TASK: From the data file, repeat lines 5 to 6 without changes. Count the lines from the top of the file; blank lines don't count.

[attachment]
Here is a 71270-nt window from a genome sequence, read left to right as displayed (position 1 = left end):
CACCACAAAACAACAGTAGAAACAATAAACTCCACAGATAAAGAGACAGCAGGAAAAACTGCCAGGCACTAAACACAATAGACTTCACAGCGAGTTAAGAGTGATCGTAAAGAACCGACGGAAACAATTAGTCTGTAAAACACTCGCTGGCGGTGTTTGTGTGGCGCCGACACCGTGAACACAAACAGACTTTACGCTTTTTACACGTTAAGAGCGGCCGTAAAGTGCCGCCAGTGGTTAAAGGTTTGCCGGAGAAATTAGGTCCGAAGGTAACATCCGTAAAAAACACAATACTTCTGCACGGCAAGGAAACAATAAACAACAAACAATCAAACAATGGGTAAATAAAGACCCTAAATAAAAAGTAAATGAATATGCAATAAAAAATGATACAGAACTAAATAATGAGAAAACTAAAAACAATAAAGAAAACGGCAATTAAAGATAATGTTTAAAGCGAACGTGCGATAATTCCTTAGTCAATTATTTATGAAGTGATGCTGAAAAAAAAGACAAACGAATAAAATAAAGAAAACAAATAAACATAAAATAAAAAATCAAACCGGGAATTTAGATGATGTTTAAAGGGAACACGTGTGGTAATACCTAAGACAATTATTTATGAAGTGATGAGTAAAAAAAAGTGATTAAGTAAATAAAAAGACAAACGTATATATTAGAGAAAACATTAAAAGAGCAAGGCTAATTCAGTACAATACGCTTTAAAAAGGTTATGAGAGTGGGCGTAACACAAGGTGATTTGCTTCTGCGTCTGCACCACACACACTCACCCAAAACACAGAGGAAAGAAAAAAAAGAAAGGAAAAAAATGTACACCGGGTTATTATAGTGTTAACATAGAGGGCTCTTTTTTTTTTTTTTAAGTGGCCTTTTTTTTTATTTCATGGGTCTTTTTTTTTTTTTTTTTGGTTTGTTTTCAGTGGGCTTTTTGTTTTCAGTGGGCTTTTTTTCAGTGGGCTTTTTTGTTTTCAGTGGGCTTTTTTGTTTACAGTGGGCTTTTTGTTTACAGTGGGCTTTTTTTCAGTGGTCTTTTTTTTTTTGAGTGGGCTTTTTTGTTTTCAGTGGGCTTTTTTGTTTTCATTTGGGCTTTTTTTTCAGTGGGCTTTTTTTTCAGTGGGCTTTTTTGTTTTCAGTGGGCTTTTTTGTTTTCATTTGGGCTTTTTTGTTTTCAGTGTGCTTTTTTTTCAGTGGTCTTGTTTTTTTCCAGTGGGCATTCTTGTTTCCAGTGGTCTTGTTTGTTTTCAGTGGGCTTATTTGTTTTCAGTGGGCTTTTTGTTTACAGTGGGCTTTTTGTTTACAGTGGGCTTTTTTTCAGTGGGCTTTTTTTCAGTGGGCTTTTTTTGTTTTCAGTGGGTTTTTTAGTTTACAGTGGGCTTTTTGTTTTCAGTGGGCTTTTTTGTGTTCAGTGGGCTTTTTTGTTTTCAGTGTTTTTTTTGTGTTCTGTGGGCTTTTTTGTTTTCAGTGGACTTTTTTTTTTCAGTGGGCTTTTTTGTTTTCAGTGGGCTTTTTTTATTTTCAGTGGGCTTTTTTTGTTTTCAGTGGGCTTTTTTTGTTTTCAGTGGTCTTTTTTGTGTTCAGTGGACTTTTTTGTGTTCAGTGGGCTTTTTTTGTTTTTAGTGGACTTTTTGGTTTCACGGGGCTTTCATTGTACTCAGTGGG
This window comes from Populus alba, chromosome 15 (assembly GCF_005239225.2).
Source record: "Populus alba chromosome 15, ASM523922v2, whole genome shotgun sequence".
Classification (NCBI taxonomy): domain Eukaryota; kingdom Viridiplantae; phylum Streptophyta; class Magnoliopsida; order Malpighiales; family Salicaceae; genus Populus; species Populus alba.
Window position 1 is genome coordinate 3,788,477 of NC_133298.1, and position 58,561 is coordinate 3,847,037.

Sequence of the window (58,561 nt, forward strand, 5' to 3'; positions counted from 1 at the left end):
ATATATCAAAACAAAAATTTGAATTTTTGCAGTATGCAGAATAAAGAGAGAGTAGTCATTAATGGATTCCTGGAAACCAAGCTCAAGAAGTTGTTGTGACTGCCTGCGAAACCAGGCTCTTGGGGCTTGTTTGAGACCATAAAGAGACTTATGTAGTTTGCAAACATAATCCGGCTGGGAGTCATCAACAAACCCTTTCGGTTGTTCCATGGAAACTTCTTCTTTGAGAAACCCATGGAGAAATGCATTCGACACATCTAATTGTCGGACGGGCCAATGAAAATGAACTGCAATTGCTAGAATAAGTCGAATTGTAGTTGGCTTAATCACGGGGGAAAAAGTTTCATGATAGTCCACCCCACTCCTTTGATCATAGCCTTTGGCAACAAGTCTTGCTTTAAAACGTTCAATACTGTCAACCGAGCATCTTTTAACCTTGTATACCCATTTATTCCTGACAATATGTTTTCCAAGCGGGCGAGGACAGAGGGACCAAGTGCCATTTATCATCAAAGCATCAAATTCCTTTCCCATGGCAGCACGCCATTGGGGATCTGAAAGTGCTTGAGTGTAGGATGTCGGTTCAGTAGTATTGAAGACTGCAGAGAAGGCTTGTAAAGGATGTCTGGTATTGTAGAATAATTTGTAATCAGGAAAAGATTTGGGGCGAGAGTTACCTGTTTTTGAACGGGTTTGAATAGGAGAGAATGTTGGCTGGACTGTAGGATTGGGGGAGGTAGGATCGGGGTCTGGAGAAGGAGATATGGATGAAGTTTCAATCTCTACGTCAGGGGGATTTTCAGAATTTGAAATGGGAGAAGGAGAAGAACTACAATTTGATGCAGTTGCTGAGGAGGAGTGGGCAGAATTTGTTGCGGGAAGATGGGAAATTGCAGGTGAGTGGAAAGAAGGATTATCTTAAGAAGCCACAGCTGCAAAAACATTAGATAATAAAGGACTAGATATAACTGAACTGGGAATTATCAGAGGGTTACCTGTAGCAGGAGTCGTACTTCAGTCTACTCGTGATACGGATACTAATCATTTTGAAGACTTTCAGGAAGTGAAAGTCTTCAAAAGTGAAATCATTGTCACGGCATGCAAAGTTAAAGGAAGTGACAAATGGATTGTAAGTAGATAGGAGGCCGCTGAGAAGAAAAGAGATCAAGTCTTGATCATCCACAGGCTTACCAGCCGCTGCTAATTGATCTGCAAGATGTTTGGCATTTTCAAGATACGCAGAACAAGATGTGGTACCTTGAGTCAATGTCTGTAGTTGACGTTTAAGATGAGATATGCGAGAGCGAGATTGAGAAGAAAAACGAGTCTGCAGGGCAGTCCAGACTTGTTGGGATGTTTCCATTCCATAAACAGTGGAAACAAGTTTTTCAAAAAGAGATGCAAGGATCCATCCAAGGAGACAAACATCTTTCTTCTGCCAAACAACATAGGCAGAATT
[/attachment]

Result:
Classification (NCBI taxonomy): domain Eukaryota; kingdom Viridiplantae; phylum Streptophyta; class Magnoliopsida; order Malpighiales; family Salicaceae; genus Populus; species Populus alba.
Window position 1 is genome coordinate 3,788,477 of NC_133298.1, and position 58,561 is coordinate 3,847,037.